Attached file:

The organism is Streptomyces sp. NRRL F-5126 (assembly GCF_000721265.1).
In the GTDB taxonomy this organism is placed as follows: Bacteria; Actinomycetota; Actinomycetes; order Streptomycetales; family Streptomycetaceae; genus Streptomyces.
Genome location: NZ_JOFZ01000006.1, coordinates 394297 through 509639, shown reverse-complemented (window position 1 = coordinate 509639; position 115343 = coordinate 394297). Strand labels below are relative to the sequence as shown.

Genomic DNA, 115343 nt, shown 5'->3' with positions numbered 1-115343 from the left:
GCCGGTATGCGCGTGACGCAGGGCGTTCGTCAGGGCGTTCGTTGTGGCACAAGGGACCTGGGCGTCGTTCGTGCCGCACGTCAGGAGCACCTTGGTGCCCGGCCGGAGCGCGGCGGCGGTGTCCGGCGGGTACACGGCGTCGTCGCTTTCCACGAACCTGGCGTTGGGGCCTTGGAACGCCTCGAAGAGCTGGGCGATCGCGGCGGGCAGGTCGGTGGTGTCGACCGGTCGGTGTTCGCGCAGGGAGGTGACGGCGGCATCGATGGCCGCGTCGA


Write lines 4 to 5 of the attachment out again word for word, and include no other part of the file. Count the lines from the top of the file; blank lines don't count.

Genomic DNA, 115343 nt, shown 5'->3' with positions numbered 1-115343 from the left:
GCCGGTATGCGCGTGACGCAGGGCGTTCGTCAGGGCGTTCGTTGTGGCACAAGGGACCTGGGCGTCGTTCGTGCCGCACGTCAGGAGCACCTTGGTGCCCGGCCGGAGCGCGGCGGCGGTGTCCGGCGGGTACACGGCGTCGTCGCTTTCCACGAACCTGGCGTTGGGGCCTTGGAACGCCTCGAAGAGCTGGGCGATCGCGGCGGGCAGGTCGGTGGTGTCGACCGGTCGGTGTTCGCGCAGGGAGGTGACGGCGGCATCGATGGCCGCGTCGA